Aerosols & Air Quality
An aerosol is a collection of tiny particles that remain lofted in the Earth's atmosphere for extended periods of time. Aerosol particles range from desert dust, sea spray, bioaerosols, black and organic particles from combustion processes to aerosol formed from chemical reactions in the atmosphere. The airborne solid and liquid particles in the nanometer to micrometer size range influence the energy balance of the Earth, the hydrological cycle, atmospheric circulation, and affect atmospheric chemistry. Moreover, they can cause or enhance human, animal and plant diseases. This focus group takes advantage of the scientific expertise of numerous groups at the MPI for Chemistry and JGU developed in climate- and atmosphere-related aerosol studies. Although these topics are still in the center of several research activities in Mainz, the Aerosols & Air Quality focus intends to enhance existing research initiatives through the incorporation aerosol effects on human health. It is estimated that mortality attributable to outdoor air pollution amounts to over 4 million individuals per year, and associated with 123 million years of life lost. Research is needed to identify the sources and production mechanisms of ozone and especially PM 2.5 (particulate matter < 2,5 µm), which are the two parameters most commonly linked to the loss of life. Many further gas and particle species may be important for human health so more detailed physical and chemical characterization of the pollution as well as the physiological impacts is required. This is a particularly timely endeavor as more than 50% of the world’s population live in urban areas and nearly 90% of people live in areas where WHO air quality guidelines are exceeded. A quite recent topic in Mainz is indoor air quality. Due to the fact that an average person spends over 80% of their daily life indoors, the importance of this research topic is obvious. However, the chemistry and physics controlling indoor air quality are surprisingly poorly understood. Emissions from building materials, furnishings, cleaning products and people can interact with species drawn in from outside or produced from the large and diverse indoor surface areas.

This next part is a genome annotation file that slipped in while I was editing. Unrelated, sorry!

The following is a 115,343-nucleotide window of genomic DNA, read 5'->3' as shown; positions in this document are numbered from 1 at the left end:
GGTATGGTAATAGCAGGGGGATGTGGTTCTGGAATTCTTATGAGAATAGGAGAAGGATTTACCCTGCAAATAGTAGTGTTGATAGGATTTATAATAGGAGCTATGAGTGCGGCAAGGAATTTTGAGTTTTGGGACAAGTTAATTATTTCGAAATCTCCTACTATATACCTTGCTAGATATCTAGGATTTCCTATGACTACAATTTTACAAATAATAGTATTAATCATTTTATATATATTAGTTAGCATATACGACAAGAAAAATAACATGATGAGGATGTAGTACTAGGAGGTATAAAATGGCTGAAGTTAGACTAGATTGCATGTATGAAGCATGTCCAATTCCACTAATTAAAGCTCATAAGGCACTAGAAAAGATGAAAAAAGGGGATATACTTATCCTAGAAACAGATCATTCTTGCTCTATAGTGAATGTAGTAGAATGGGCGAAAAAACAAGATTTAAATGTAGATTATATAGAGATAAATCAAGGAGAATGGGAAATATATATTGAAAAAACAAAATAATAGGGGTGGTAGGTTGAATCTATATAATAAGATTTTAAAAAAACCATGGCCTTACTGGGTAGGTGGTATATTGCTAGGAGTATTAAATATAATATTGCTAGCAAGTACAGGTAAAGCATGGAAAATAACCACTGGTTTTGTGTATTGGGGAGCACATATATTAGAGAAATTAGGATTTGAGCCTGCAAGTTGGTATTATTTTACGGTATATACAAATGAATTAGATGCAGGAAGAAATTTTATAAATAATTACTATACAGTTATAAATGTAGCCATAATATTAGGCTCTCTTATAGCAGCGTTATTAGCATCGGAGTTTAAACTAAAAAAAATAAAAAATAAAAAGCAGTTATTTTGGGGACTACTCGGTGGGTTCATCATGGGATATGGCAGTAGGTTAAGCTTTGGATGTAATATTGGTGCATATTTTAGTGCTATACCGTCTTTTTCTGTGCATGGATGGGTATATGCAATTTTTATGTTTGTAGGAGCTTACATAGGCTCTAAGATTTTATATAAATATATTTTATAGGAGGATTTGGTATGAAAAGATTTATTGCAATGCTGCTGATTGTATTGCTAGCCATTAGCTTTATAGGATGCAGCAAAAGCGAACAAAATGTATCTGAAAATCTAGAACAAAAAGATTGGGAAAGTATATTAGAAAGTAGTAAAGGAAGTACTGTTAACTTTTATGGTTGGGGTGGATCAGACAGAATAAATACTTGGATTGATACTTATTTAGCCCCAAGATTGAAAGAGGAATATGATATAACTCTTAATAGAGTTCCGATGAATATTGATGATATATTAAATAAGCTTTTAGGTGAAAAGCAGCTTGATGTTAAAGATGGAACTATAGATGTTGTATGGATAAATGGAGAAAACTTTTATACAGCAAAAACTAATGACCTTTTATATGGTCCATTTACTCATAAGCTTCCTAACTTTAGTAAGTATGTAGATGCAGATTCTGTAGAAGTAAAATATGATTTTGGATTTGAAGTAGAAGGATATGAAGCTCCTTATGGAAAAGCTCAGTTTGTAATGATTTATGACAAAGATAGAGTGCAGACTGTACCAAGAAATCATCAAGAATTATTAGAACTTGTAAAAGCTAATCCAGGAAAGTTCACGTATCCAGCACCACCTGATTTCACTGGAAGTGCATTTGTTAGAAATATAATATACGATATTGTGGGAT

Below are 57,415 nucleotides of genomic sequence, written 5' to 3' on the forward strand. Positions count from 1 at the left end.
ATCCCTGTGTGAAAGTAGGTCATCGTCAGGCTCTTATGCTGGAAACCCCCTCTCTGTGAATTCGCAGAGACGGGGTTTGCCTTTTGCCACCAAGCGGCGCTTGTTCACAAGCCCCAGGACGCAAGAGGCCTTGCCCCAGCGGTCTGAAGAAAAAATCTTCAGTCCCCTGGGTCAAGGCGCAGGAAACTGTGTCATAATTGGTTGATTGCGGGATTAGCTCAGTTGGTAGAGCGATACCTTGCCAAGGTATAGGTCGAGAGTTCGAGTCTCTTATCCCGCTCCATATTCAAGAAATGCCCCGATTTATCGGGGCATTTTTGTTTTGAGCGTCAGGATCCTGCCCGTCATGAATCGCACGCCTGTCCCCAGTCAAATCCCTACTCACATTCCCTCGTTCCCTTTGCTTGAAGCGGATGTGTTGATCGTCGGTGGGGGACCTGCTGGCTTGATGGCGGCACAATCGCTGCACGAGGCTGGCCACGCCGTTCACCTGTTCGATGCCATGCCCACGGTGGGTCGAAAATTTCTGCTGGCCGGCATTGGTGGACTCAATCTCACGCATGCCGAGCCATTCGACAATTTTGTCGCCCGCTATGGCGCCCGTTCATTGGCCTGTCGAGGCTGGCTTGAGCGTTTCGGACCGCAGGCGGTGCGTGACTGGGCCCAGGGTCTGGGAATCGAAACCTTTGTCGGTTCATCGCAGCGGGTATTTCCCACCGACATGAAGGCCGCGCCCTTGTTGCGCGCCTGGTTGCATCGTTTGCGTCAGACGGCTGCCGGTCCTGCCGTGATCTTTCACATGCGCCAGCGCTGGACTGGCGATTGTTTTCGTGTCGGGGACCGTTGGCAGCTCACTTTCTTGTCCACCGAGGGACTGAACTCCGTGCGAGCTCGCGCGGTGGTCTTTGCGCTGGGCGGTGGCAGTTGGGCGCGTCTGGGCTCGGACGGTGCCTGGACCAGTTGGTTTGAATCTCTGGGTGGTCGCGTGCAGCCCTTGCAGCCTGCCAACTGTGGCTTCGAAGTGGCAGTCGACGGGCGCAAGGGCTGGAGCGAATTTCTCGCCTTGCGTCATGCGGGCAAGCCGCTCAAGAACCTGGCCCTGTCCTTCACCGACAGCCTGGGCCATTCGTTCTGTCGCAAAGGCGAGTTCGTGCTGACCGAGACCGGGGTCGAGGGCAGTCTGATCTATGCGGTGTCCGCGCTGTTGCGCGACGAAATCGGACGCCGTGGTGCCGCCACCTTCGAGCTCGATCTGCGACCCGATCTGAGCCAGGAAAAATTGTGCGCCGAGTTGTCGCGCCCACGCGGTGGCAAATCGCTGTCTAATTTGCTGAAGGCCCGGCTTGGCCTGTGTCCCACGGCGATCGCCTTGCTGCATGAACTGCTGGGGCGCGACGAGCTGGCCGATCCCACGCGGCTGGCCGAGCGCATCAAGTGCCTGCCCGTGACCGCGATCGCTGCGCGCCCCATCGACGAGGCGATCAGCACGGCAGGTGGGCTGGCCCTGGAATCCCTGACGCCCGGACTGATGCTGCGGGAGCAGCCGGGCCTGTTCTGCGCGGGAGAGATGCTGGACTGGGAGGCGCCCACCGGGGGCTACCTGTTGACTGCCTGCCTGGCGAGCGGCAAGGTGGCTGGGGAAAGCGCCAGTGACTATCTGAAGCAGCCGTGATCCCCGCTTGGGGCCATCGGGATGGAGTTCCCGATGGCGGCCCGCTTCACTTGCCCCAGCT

The research activities span from the development and application of advanced measurement techniques, the performance of laboratory experiments and field measurements, to the development and application mathematical modeling.